CHARLOTTE, NC (FOX 46) - A little over three million North Carolinians will travel 50 miles or more for the Christmas/New Year’s holiday, according to AAA Carolinas. The record number — 3,010,305 — represents an increase of 1 percent from last year.
The 12-day Christmas/New Year’s travel holiday is defined as Wednesday, Dec. 23, through Sunday, Jan. 3.
Reminder: 30K originating passengers today, plus the usual 100K that connect daily. Arrive early. Check with airlines on flight status.— CLT Airport (@CLTAirport) December 26, 2016
6:55: Long Term 1&2 are full. https://t.co/D4PXGxBJG5— CLT Airport (@CLTAirport) December 26, 2016
“Although we have seen an increase in gas prices recently, Carolinians are still traveling in record numbers to celebrate the holidays and ring in the new year with family and friends,” said Dave Parsons, president and CEO of AAA Carolinas in a written statement. “With so many people hitting the roads during this time, we want to stress the importance of buckling up, eliminating drinking and driving and avoiding distractions behind the wheel.”
Those driving to their destinations will encounter slightly higher gas prices than last year. North Carolina’s current average is $2.18, while last year’s average was $1.98. Prices have been rising the past two weeks following the OPEC oil production agreement on Nov. 30.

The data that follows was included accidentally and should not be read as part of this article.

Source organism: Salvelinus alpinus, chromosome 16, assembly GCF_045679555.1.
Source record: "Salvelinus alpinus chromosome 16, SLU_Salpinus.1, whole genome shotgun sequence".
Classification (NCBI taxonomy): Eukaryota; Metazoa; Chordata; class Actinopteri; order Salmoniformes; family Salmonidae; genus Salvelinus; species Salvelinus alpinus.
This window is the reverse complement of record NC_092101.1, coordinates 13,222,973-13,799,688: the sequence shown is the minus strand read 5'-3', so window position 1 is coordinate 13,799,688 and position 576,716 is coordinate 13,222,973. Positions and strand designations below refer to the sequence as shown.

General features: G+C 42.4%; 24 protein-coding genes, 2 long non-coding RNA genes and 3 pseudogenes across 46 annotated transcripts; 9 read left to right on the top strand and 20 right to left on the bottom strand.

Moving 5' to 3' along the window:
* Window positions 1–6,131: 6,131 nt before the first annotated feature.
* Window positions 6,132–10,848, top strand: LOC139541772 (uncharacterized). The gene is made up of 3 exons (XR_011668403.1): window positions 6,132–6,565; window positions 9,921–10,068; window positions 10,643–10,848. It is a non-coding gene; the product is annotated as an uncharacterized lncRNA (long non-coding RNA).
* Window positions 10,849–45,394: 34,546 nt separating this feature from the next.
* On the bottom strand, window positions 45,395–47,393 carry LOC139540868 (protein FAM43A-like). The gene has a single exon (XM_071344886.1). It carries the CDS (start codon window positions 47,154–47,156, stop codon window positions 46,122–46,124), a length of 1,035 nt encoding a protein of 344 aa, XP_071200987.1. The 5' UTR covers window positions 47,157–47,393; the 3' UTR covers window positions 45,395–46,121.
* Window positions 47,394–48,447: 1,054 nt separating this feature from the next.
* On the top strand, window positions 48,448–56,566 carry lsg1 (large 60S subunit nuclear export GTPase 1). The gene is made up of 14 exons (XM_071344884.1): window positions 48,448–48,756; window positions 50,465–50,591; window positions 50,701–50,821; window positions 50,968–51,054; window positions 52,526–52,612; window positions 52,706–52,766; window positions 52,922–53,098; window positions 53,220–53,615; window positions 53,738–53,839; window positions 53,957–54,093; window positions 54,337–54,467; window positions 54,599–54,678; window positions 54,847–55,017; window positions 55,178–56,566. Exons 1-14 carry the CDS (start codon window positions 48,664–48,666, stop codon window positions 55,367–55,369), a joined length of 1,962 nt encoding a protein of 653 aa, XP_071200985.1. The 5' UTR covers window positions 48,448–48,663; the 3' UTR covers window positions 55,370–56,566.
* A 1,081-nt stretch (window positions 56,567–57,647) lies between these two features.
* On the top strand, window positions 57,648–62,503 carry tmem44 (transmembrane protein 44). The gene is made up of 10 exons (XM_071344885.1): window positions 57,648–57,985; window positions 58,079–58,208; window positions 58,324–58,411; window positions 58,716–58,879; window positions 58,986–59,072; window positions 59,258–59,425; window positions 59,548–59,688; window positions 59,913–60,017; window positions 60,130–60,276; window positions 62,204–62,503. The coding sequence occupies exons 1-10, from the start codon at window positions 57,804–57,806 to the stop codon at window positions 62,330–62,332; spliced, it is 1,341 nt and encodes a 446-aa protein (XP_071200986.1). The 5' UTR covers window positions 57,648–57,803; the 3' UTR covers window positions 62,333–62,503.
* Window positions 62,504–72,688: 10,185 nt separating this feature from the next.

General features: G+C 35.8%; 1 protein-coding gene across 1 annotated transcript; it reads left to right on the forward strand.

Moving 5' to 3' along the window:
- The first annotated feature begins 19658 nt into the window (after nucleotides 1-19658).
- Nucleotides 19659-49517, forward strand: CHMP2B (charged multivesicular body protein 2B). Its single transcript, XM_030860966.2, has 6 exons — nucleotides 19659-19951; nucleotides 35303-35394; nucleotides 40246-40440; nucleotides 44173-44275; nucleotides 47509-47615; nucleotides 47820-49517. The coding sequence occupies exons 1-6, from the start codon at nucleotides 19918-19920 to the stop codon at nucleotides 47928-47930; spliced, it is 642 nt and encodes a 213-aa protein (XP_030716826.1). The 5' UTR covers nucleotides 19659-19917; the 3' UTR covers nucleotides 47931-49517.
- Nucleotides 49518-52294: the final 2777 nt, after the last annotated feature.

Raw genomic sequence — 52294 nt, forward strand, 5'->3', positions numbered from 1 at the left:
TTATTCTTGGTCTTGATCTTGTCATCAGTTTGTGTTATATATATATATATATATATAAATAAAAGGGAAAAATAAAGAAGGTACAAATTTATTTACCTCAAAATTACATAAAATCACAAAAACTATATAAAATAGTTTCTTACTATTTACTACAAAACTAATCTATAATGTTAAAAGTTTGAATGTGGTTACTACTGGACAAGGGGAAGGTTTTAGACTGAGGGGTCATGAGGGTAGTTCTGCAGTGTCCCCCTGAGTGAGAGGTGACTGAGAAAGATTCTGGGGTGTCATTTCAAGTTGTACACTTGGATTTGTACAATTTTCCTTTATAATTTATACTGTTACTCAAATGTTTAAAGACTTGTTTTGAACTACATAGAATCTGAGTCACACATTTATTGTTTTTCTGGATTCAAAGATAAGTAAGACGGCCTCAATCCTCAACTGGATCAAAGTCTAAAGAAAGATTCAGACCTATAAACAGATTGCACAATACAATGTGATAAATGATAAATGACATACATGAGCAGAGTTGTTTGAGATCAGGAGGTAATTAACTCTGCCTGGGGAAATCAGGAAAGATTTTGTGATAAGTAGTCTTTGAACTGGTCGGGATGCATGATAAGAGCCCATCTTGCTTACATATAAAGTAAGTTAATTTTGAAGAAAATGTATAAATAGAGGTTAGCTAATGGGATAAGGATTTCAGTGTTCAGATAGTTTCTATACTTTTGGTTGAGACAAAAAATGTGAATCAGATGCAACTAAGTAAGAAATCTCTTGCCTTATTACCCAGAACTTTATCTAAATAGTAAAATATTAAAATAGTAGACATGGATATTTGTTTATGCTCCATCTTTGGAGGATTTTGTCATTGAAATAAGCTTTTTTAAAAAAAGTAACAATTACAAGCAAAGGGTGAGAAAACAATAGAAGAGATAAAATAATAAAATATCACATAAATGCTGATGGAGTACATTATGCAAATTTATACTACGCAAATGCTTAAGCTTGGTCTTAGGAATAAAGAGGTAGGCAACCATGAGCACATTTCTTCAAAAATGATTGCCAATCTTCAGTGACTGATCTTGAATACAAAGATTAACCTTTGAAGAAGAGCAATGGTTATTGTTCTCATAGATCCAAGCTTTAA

North Carolina motorists will find the cheapest gas in the Charlotte area at $2.11 and the most expensive gas in Asheville at $2.27. For those traveling through South Carolina, the average price per gallon is $2.03.
With the excitement of holiday parties and celebrations, too many drivers are taking to the roadways after drinking. The decision to drive after even one drink can have deadly consequences. AAA advises drivers to assign a designated driver or use a car service if they are planning to consume alcohol.
As the longest holiday travel period of the year, it is also one of the deadliest. Last year, 13 people died on North Carolina roads during the year-end holiday travel period. Of those 13 fatalities, 5 were alcohol-related.